Plant Search

Search our database of Texas SmartScape plants. Not sure what these parameters mean? Learn more...


Plant Type: 

Light Requirement: 

Water Demand: 

Landscape Use: 

Ornamental Color: 

Native or Adapted: 

Wildlife Value: 


Deciduous or Evergreen: 

Plant Form: 

Plant Spread (ft.)
Min.  Max.

Plant Height (ft.)
Min.  Max

- AND / OR -

Enter part or all of a plant's common name or botanical name (e.g., lily):



You can also browse the index of plants for North Central Texas or West Texas.


Parameter Descriptions

Region: Experienced horticulture and landscape experts have evaluated the plants contained in this database to grow well in these particular regions of the state (North Central Texas and West Texas).

Plant Type: The classification of a plant based on its characteristics. For example, herbaceous perennials are plants that can live for many years. Usually the top part of the plant dies back but the roots live throughout the winter and produce new growth in the spring.

Light Requirement:

Type of light requirement Hours of sunlight per day
Full sun 6 or more hours of direct sunlight on the plant
Partial shade
(also known as partial sun
or dappled shade)
4-6 hours of direct sunlight on the plant.
Full shade Less than 4 hours of direct sunlight on the plant.
Dense shade No direct sunlight on the plant with very little reflected light.

While "dense shade" is not a selection in the Texas SmartScape™ database, it is provided in the definition table above to show the difference between full shade and dense shade.

Water Demand: Experienced horticulture and landscape experts evaluated the water needs of these plants and supplied a relative ranking for each plant, ranging from very low to high. These rankings should provide guidance for those who are selecting plants to help conserve water. They can also serve as a guide in grouping those plants with similar water needs together in the landscape (i.e., creating similar hydrological zones for efficient irrigation purposes once established).

Landscape Use: Provides a list of various needs (such as erosion control or a privacy screen) that a plant can fulfill in a person's yard.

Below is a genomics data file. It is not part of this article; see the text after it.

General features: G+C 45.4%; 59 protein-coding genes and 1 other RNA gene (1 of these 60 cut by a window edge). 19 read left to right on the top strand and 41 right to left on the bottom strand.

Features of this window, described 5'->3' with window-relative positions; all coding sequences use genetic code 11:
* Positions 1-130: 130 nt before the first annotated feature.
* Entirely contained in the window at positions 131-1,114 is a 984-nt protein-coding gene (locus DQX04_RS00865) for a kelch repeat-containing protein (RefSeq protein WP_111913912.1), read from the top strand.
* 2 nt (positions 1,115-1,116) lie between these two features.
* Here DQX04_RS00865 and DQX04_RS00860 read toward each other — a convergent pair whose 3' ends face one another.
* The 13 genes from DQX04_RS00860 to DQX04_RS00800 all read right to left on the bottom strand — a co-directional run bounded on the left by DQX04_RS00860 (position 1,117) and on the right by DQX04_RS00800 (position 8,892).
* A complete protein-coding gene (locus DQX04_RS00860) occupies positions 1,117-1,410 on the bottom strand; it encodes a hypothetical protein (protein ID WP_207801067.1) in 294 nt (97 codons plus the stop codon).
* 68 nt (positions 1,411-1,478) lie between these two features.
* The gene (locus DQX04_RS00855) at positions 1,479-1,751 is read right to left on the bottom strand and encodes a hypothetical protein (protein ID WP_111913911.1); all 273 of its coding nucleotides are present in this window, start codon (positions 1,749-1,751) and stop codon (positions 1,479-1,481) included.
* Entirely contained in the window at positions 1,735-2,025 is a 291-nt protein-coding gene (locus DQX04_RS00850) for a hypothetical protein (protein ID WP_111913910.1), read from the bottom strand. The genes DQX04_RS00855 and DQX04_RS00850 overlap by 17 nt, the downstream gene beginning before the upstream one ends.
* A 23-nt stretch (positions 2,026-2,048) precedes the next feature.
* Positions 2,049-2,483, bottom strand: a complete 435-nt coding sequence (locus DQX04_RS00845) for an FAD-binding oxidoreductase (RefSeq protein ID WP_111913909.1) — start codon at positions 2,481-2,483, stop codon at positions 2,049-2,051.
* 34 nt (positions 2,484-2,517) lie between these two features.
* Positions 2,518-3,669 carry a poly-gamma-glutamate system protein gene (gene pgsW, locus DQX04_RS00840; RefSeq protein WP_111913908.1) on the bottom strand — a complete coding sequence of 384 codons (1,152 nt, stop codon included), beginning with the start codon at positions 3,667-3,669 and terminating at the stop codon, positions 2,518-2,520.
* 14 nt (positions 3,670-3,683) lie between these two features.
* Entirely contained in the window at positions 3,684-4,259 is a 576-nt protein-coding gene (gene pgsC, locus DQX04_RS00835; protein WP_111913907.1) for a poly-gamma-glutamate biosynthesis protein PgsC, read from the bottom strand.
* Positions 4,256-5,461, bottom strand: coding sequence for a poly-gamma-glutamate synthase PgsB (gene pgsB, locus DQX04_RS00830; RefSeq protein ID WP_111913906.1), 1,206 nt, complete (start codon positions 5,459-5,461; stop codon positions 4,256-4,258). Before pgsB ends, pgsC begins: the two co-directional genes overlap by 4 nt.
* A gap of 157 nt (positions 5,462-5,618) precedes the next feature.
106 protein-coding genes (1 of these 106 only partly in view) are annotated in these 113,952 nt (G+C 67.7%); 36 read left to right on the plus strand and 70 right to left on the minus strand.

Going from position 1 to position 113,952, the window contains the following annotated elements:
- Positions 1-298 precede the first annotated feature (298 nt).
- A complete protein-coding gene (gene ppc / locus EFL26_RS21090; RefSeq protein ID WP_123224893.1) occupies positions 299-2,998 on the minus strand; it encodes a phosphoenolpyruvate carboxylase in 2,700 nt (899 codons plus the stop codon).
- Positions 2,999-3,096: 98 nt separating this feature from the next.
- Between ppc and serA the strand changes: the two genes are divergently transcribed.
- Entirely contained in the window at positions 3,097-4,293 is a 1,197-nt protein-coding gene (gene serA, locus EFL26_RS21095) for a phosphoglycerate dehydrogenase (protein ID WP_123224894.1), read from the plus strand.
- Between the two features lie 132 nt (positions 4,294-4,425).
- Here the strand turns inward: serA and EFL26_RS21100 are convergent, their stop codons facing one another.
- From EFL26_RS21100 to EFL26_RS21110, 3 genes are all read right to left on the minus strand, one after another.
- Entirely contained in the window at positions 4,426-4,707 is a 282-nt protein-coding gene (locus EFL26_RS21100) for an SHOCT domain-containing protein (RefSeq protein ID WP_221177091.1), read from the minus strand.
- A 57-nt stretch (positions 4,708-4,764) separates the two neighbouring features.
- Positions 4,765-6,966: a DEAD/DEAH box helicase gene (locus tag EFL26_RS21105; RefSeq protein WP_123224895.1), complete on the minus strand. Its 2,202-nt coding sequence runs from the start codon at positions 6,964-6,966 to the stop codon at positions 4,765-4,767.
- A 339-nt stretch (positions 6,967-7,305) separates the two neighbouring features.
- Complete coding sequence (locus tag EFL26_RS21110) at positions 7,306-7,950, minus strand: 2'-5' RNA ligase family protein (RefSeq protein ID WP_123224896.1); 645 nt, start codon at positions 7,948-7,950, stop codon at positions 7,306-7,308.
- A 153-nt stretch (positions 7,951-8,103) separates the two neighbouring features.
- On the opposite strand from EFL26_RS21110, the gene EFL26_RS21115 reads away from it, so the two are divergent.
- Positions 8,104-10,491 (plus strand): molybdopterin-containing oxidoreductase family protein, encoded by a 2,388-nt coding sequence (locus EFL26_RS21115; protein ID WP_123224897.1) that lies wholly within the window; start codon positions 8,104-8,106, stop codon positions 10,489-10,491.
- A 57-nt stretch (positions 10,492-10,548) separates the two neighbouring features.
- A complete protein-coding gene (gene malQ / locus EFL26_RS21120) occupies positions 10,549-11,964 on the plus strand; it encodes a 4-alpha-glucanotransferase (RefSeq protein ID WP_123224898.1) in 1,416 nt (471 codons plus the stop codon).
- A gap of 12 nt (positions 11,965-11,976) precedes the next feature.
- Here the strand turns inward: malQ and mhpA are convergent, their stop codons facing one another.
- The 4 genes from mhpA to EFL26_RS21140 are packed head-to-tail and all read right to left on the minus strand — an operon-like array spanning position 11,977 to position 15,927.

Ornamental Color: The decorative value that a plant could provide for your landscape. This could be the color of the flowers, leaves, or fruit.

Native or Adapted: A native plant is a species that grows in the region without human introduction. Adapted plants are not native, but can still thrive in local conditions.

Wildlife Value: The types of wildlife (bees, butterflies, and birds) that the plant attracts.

Season: The general time of year that a plant is at its full potential.

Deciduous or Evergreen: Deciduous means the plant sheds its leaves annually. Evergreen means the plant has leaves throughout the year.

Plant Form: The general shape of the plant.

Plant Spread: The approximate width of a fully grown plant. Use this as a guide for the amount of room to allow when planting.

Plant Height: The approximate height of a fully grown plant.


About the Texas SmartScape Plant List

Texas SmartScape is a landscape program that promotes the use of plants suited to the region's soil, climate, and precipitation. The goal is to improve water quality by reducing runoff and conserve local water supplies by selecting ecologically appropriate native or adapted plants that require less water, pesticides, and fertilizers. The list focuses on perennials because they offer variety and diversity, blooming cycles for 7-8 months of the year, as well as foliage rich in color, texture, and shape. (For information on wildflowers, visit the Lady Bird Johnson Wildflower Center website.)

The plant list was first created in 2001 for the North Central Texas region. A few years later, a West Texas list was added to the database. As of early 2016, the North Central Texas plant list has been reviewed and updated by a group of horticulture and landscape professional experts who generously volunteered their time. Special thanks go to Matt Grubisich, Texas Trees Foundation; Dean Minchillo, Tarrant Regional Water District; John Snowden, Bluestem Nursery; Randy Weston, Weston Gardens; and Dotty Woodson, Texas A&M AgriLife Extension Service. Laura Campbell with Berry Family of Nurseries and Mollie Dornak with Tree Town USA also provided helpful feedback regarding commercially available varieties.

To provide comments for future consideration for either current plant entries or new plant suggestions, send us an email.

Note regarding invasive plants: The plants included on the Texas SmartScape list do not currently appear on the Texas Department of Agriculture's list of invasive and noxious plants. For additional information on plant invasiveness, visit, a website that maintains an online database of plants suspected of causing invasive problems in or around Texas. That site is informational and is not intended to be a regulatory tool. Species on that list may even be economically important horticultural plants, but they may cause problems when they establish in natural areas.